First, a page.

Finding Original Photography Subjects: Quest for the Holy Grail

utah tractor abandoned in an empty field
Faded Metallic Blue Tractor in an Empty Field
New, original, creative, novel, unique:  those are words I like.  An artist can learn from others (see my previous Zion Narrows Post) but creating something altogether new is a higher goal.  With landscapes, you obviously can't make a new landscape but you can try to go to places that haven't been photographed before.  Every National Park has truly famous icons that receive overflowing attention.  I believe these same places have lesser beauties that few see or record.  That's the opportunity for original work.  

My photo for this post is very near Zion National Park but it's a few miles off on a dirt road.  I was driving past on my way to another hiking location.  With my eyes open for new subjects, I saw this tractor and knew it could be great.  I stopped and photographed later that afternoon when the sun was getting lower.  I shot many compositions low to the ground to catch the rows of light and shadow.  The clouds even cooperated with lovely patterns among the blue background.  Lucky me!

Zion Narrows Hiking and Photography

Virgin river in Zion narrows
Zion Narrows with High Cliffs and Autumn Trees
Tackling a worldwide icon such as Zions National Park Virgin River narrows is a wonderful opportunity.  People wisely come from around the world to visit this magical location.  I live within a 1-hour drive and made my most recent trip here in October.  The leaves had changed to a greenish-yellow which made them stand out from the orange and black canyon walls.  

I'll bet there are literally millions of photographs taken here each year.  This is not a place where I'll discover something never seen before.  Rather it's a place where I can shoot my best and then measure my work against the very best photographers in the world.  They all come here.  They all shoot in the same narrow canyon.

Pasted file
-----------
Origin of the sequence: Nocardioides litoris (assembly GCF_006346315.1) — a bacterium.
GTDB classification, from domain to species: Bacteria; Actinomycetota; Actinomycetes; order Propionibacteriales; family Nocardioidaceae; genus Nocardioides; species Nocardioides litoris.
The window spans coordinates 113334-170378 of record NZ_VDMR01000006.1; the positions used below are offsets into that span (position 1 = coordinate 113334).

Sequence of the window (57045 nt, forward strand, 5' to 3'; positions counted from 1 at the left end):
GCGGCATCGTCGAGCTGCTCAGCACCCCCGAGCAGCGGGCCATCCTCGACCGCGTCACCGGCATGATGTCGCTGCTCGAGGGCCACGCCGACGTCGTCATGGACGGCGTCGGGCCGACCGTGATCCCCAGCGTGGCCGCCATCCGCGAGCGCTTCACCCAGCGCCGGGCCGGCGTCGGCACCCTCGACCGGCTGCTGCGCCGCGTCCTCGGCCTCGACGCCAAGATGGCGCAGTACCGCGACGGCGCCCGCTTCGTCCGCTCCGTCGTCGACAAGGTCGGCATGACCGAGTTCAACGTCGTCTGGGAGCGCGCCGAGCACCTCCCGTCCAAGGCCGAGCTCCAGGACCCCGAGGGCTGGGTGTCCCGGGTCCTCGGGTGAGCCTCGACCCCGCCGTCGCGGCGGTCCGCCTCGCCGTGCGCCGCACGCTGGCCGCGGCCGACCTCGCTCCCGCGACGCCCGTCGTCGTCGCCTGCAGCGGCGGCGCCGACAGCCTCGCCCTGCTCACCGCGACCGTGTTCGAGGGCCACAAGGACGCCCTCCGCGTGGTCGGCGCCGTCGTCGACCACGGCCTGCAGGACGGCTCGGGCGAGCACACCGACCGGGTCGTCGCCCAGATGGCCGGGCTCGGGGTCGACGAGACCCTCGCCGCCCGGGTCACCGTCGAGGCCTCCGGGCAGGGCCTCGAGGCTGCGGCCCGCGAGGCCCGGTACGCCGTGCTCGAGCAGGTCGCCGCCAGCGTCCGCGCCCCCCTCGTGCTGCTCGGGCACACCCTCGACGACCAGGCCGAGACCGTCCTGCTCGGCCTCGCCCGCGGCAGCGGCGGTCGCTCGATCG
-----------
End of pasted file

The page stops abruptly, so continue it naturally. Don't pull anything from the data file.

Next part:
That being said, here are a few other photos from this beautiful icon of the Southwest.

landscape photography art zion narrows utah
Virgin River Bend in Zion Narrows
zion narrows with autumn colors photography
Zion Narrows in a wide canyon section
zion narrows southwest utah scenic
Zion Narrow, a shot upstream

Snow Canyon Overlook with Rugged Tree Hanging on Cliff

Tree hanging onto Cliff in Snow Canyon
Snow Canyon Overlook with Tree in Foreground
This entry will be about two things:  blown highlights and finding the right foreground subject.

Blown highlights are a photographers' worst nightmare.  A blown highlight is just white, no color, no detail, no definition, nothing but white.  You cannot create anything with it.  Many cameras including mine have flashing red pixels on the LCD screen to alert you to blown highlights.  When shooting, they are to be avoided.

In processing the above photo, the subject is a darker object against a brighter background.  This calls for processing to lighten the details in the tree while still keeping the detail in the brighter distant cliffs.  There are ways to do this which look fake and I don't want that.  Sometimes a photo will look more real, believable if you just let the highlights blow out, which is what I did here in the upper left corner of the photo.  There is just white, not blue, sky.  This was a decision made in processing to create a photo which looks natural, real.

The other half of this entry is about finding a foreground subject.  We landscape photographers love to see vast amazing spaces.   Those spaces tend to look uninteresting without a foreground object, something to make you (the viewer) feel like you're there.  A person, a tree, a flower, a rock or just about anything else can serve as a foreground subject.  In this case, a rugged tree hanging at the edge of the cliff was available and I discovered it.

A foreground object also makes your photograph unique.  Many people have shot the Snow Canyon Overlook, but no one has ever photographed this tree as part of their composition.